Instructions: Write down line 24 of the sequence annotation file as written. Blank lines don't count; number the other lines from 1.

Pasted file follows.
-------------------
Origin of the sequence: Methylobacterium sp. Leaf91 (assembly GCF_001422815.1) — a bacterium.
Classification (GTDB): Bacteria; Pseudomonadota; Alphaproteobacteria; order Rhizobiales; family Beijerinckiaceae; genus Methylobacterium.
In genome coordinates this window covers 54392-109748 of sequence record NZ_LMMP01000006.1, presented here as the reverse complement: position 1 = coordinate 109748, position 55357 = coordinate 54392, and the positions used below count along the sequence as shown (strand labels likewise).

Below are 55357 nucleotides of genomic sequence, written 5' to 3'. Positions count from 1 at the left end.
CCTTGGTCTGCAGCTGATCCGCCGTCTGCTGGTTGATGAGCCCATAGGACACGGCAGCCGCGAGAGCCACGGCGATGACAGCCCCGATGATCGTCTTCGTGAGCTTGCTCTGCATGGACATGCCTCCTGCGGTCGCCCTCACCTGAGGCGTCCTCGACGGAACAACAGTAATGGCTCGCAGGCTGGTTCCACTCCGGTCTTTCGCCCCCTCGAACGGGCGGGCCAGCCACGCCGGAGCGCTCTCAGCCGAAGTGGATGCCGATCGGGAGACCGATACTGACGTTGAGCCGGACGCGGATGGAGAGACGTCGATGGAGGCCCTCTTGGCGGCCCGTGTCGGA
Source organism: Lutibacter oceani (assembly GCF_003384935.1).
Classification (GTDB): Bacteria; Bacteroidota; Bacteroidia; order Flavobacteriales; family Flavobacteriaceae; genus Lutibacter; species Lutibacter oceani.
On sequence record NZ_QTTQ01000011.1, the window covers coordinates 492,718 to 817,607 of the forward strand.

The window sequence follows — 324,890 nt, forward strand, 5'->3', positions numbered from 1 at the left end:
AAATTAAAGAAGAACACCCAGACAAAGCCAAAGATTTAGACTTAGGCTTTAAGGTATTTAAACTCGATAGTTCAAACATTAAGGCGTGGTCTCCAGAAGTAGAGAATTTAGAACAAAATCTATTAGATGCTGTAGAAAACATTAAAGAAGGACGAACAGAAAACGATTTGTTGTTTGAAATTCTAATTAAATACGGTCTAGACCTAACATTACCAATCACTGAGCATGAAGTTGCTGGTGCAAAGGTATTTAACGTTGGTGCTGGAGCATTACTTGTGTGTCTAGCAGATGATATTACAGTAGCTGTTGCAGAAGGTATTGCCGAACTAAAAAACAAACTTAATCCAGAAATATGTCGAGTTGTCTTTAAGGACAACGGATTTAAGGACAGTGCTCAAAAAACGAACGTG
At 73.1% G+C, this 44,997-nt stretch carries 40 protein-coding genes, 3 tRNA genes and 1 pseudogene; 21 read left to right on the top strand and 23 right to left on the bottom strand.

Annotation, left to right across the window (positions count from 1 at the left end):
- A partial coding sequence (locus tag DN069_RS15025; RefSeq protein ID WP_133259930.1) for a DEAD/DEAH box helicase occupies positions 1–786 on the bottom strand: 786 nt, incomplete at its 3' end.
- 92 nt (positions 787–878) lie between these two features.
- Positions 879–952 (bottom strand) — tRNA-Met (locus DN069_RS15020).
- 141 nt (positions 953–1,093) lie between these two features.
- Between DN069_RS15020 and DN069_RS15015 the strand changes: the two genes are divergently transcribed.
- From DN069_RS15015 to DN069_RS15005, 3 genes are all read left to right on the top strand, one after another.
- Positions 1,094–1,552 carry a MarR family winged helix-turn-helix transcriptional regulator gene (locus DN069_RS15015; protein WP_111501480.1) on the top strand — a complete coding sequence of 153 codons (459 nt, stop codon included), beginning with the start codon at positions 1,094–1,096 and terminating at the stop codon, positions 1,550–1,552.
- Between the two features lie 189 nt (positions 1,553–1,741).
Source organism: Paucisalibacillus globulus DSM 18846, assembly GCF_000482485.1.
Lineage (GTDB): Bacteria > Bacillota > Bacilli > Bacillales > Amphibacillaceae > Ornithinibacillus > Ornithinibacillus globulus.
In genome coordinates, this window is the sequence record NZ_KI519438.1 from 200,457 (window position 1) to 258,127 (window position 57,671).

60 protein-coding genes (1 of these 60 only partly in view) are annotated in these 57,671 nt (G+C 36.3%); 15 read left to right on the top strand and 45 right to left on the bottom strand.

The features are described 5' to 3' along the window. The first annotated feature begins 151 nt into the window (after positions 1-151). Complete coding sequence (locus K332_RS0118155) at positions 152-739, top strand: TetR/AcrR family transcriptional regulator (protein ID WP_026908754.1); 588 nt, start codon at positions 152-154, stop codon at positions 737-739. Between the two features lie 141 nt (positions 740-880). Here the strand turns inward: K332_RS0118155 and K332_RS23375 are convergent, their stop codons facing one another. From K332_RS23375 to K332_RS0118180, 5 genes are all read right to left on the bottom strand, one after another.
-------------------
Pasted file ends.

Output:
60 protein-coding genes (1 of these 60 only partly in view) are annotated in these 57,671 nt (G+C 36.3%); 15 read left to right on the top strand and 45 right to left on the bottom strand.